After Mary Oliver’s poem The Kookaburras (House of Light) We only forget the well-meaning thought if it has been acted on. Even if we resolve never again to only think when the empty plastic bottle is chucked from the passenger window; when the slur is passed not so quietly between privileged teeth; when the boy (of any age) is not only allowed, but encouraged to go on “being a boy” at the expense of everyone else; Even if we resolve to stop these and other, much larger atrocities from now on, with what power we possess regret of the unspoken lingers on the pallet. The wounds of the past still demand to be healed. In every heart there is a coward and a procrastinator, a field of flowers, each petal in various stages of growth and disarray. We don’t become the god of these flowers when we realize it is our destiny. Destiny might be a promise, a prediction of potential, but it is only made and kept by the destined. No one is owed a destiny. When I am met by indecision I still listen for my heartbeat and, like the flowers, I follow the sun. I am not yet a god of even the palest flowers. But I understand their soil now and that they need the rain to breathe. I do the things I can control. And because I kneel, with my knees in the dirt And pray into the roots underneath, I know, one day, their quiet petals will open for me.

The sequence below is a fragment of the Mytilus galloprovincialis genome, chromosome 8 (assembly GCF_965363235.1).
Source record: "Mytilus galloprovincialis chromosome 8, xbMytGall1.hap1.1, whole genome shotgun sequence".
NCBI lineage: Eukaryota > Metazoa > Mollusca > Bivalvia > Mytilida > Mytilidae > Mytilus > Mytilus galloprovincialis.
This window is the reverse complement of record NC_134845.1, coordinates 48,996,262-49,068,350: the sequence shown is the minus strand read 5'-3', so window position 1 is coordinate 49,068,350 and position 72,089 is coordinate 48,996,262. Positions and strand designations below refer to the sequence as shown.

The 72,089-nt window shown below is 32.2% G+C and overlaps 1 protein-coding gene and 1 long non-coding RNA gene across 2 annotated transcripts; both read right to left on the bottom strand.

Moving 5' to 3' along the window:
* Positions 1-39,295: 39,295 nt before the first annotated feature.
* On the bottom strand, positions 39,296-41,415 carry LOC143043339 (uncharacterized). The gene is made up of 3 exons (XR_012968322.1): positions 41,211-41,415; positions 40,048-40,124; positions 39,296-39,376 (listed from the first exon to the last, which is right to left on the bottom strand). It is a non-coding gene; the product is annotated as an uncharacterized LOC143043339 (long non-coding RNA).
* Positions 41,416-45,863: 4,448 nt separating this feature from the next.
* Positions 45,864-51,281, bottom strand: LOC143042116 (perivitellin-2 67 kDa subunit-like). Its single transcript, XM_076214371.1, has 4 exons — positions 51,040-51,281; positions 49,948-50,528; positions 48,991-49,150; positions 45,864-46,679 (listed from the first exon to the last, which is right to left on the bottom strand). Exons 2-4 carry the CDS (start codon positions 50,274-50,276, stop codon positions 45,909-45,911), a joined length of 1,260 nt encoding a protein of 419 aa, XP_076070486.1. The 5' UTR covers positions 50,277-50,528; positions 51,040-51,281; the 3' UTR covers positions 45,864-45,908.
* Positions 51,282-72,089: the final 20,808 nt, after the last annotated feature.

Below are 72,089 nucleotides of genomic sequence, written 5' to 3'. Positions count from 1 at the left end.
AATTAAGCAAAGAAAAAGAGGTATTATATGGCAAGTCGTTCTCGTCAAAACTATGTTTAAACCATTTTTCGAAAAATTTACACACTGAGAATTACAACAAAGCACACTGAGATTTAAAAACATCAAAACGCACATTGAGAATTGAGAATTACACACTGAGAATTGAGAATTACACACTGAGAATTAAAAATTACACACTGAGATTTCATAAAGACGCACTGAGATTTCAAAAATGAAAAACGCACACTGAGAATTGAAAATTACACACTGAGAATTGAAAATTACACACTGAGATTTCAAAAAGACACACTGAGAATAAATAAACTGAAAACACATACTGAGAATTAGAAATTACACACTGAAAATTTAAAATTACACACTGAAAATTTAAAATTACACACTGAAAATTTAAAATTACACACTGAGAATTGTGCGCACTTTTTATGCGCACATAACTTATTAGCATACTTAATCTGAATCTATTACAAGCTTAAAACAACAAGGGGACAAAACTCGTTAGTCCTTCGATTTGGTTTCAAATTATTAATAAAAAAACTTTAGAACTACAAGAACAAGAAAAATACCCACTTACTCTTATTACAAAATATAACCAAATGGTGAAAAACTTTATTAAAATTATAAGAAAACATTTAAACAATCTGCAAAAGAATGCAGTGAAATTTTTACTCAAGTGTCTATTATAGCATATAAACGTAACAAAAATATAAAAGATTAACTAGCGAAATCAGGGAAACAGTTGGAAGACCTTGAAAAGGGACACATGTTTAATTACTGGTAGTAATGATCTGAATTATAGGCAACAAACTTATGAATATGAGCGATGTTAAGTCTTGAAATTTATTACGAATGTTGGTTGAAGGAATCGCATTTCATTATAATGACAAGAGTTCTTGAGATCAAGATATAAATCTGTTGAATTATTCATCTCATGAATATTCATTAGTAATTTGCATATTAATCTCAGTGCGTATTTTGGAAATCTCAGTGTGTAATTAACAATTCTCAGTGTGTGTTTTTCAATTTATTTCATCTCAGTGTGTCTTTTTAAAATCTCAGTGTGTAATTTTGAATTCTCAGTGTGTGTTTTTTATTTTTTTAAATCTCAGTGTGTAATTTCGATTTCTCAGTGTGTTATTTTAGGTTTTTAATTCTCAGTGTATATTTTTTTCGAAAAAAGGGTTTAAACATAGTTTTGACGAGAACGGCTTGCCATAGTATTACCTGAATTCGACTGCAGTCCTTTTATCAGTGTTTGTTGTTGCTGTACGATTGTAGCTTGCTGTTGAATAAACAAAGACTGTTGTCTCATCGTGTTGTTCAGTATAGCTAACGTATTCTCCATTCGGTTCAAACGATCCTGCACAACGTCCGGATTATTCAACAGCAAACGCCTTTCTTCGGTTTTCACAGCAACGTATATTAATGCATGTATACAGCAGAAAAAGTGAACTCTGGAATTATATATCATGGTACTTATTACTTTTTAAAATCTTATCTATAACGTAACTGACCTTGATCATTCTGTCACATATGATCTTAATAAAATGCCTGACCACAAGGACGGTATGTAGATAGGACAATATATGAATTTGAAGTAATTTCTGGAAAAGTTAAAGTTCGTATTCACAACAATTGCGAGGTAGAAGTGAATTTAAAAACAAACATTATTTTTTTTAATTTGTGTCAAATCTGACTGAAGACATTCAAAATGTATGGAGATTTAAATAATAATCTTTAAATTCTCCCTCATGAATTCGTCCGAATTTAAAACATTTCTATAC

Shannon Donaghy is a lesbian poet and book publicist from South Jersey. Her poetry appears in Plum Tree Tavern, Sapphic Writers, Journal of New Jersey Poets, and more. She’s been a guest on Karamo with Karamo Brown as well as The Hidden Compass Podcast. When she’s not writing, reading, or writing about reading, she enjoys hiking, painting, and cooking with her partner, Reilly.